Managing Your Macros 2: Rice and Noodles

Episode two of the Managing Your Macros podcast, y’all:

Here’s a quick write-up for those who prefer to eat up info with their eyeballs instead of their earballs.

Plan, Don’t Pressure

Now that you’re at least aware of macros, it’s time to consider your strategy. How are you going to approach this?

Remember the mantra from last time?

File down the fats, curb the carbs, and push the protein!

Don’t try to do all of that at once. For most people starting out, that’s going to be too much pressure up front. It’ll be too easy to get overwhelmed. Instead, pick one of the pathways to stick to for a few weeks. That’s right, I said weeks. In addition to tracking your nutrition right, you need to be able to work in terms of a realistic progression track.

This stuff doesn’t happen overnight.

You’re building habits. Stick with the habit and the dividends will pay off.

Choose your adventure for the next couple of weeks:

  1. Filing down the fats
  2. Curbing the carbs
  3. Pushing up the protein

Macros & Money

Money talks, right? And I think if we compare macros to money, it might be even easier to understand.

“For the love of money is a root of all kinds of evil.” – 1 Timothy 6:10

All kinds, man!

But it’s not the money itself that’s the problem. It’s how you look at it, what feelings it stirs within you, and what you do with it.

In other words, the exact same situation with food. And when we break things down to the macros specifically, you need to carry the same sense of financial responsibility to your “budget”.

We all have bills. Sometimes we don’t want to pay them. Sometimes we can’t pay them. But we know it’s in our best interest to take care of them when we can. It’s better to plan your spending around them. For macros, think of proteins like your bills.

Whatever you have leftover in your paycheck after bills, you get to spend it how you like. Maybe you invest and save. That can be a smart choice. Maybe you make it rain at the strip club. I don’t think that can ever really be justified as a smart choice, but if you have the money to spare, who am I to tell you how to enjoy it?

For macros, that’s how you should approach your fats and carbs. You should enjoy. You should splurge every once in awhile, but well within your limits of what’s available.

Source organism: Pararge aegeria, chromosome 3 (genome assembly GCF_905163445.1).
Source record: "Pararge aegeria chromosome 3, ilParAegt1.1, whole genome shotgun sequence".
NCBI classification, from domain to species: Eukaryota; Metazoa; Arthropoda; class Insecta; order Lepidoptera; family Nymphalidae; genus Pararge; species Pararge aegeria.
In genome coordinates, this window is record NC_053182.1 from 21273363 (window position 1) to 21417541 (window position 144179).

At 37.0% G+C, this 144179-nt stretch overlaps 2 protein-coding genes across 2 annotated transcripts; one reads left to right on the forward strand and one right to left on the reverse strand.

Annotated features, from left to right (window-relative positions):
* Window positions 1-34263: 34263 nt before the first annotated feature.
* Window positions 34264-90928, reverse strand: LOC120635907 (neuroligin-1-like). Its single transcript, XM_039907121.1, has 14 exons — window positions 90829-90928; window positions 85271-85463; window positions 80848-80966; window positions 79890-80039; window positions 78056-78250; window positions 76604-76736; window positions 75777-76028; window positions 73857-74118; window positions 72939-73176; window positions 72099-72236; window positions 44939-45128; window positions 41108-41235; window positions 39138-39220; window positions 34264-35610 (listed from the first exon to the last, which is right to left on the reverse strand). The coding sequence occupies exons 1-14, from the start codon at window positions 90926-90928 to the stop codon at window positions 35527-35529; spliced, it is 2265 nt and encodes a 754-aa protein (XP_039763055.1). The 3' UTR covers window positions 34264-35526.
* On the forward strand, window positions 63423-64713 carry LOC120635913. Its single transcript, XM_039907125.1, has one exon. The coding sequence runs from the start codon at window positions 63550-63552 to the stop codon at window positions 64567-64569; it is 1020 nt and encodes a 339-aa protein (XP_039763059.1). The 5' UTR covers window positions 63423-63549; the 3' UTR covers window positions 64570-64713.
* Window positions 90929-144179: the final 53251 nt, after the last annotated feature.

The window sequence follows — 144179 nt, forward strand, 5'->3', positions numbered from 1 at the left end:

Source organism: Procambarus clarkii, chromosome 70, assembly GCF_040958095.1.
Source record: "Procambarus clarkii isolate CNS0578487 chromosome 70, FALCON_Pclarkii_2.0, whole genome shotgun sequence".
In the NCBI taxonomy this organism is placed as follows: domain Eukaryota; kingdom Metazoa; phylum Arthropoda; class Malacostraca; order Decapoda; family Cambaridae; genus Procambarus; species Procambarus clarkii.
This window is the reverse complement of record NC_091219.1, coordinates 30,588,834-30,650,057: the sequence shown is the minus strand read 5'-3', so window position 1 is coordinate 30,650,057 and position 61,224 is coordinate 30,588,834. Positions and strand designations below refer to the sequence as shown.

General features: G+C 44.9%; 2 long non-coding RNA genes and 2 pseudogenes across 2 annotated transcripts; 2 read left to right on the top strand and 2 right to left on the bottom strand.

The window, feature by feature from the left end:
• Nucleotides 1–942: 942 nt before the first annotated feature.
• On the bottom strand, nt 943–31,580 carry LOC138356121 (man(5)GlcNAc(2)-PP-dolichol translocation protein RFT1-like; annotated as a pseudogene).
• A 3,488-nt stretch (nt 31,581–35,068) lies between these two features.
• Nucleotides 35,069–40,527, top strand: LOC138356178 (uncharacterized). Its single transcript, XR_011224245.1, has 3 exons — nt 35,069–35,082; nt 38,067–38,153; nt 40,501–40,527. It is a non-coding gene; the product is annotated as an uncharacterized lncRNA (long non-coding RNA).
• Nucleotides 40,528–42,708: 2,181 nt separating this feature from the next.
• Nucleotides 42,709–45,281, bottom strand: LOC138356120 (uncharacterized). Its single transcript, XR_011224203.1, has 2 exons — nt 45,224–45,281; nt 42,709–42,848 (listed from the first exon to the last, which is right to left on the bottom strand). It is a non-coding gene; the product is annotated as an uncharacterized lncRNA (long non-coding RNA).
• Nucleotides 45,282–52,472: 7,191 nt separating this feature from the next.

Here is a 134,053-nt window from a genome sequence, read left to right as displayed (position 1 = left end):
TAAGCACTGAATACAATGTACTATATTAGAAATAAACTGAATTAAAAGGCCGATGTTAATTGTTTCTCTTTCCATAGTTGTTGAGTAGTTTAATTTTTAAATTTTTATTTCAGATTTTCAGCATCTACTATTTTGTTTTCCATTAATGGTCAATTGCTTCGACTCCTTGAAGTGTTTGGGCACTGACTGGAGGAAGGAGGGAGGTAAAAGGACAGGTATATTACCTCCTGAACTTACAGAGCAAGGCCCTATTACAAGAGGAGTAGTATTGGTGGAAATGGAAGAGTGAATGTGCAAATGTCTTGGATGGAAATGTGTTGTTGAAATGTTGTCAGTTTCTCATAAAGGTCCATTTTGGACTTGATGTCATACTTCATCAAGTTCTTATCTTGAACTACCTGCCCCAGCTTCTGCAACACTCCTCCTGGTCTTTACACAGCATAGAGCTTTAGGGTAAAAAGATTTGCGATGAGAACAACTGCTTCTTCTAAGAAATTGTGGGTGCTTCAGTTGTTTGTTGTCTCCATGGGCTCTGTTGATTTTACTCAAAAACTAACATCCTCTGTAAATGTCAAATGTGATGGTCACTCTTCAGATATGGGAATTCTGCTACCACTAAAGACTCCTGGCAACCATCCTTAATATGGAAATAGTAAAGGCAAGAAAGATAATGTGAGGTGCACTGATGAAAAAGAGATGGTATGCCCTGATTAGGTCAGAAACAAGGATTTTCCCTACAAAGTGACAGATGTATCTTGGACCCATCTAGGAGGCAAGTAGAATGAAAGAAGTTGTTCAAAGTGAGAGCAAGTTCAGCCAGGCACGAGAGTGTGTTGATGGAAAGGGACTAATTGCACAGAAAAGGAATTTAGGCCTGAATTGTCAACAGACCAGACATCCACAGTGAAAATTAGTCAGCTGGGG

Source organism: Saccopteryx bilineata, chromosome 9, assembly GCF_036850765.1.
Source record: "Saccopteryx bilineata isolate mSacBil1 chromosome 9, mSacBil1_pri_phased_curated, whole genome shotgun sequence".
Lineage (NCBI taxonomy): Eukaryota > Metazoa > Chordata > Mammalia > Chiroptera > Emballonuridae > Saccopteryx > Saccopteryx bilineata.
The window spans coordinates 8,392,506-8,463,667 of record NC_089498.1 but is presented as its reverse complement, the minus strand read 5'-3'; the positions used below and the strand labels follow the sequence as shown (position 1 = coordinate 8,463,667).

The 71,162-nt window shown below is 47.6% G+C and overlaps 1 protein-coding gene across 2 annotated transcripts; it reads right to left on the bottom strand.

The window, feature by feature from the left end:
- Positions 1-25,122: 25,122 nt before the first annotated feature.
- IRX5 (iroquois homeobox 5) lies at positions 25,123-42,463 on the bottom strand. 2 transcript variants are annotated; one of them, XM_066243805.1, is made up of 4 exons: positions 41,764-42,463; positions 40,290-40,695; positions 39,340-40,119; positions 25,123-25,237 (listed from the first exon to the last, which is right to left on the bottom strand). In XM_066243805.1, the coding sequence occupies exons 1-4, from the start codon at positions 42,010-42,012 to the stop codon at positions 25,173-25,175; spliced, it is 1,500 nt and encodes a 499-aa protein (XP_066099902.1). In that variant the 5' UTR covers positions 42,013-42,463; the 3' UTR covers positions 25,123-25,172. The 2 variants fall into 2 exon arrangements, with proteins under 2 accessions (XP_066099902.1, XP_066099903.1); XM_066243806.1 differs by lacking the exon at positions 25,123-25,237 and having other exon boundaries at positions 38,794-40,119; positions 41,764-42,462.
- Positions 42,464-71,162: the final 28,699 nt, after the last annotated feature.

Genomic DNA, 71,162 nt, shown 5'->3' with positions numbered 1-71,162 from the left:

Others… there’s consequences, ya know? By using this money metaphor, not only do we see what we need to prioritize, we can connect the sense of responsibility. With great power comes great… you know.

Freely Spending

Another reason why I like to use the money metaphor is the power of choice. When you need a new pair of jeans, it’s up to you if you want to put down the dough at Abercrombie (gross!) or for some Levi’s (gross again!). (I don’t wear jeans anymore, sweatpants rule!)

The point is, you get the jeans you want. Or if you don’t give an eff about jeans, don’t buy jeans. You can spend your money on something else.

Let’s look at this in terms of food again. I love popcorn. I’d take it over chips any day of the week. So in my macros containment of 200g of carbs a day, I’m well within my right to spend a portion of that on popcorn. It totally fits.

But there’s plenty of you out there who don’t have the same kind of affinity for popcorn. You’d prefer to consume carbs of a different variety. If it fits your macros, cool!

It’s very common to see people with the same macros parameters with very different kinds of food consumed. That’s what it’s all about.

 

This week’s macros samples are dedicated to Filmore Ha.

Macros Sample 1: Jasmine Rice

ace-1822577_640

0g F, 35g C, 3g P per 3/4 cup

Pros:

  • Tastes like nothing, so it goes well with everything I guess
  • No fats
  • Can be thrown at weddings and everyone thinks it’s okay

Cons:

  • Not actually scientifically proven to make you smarter (ugh, THANKS Mom!)
  • A “filler” carb… no real micronutrient values

Summary & Strategy: The good here is that if you want to rock your Asian card (i.e. I MUST have rice every day), you totally can. Otherwise, it’s very easy to subbed out. Beans can be a great alternative. Slightly lower carb count due to its fiber. Plus, beans help you digest more easily (i.e. talkin’ bout poop, y’all). Also: did you know you can cook rice with chicken/beef broth to add flavor? I’m sure that’s a sin in Asian culture, but hey, we need some taste.

Macros Sample 2: Vietnamese Rice Noodles

rice-noodles-804562_640

0g F, 40g C, 1g P per cup

Pros:

  • Practically the same macros as rice
  • Way more fun to eat than rice
  • Rhymes with doodles

Cons:

  • When used with flavoring packs (i.e. in package powder or sauces) fats can skyrocket

Summary & Strategy: See the above info for rice because it’s basically the same. The only other thing to add is be aware of how you stack these carbs. Rice at breakfast, noodles for lunch, and rice again for dinner? Cool. Rice and noodles for each meal? It’s very likely you’ll go over your carbs because we damn well know you’re not just eating rice and noodles.


Hey, your’e getting the hang of this thing, eh? If you have a macros suggestion or question, send it our way to be featured on the podcast. E-mail: aoabbu [at] gmail.com

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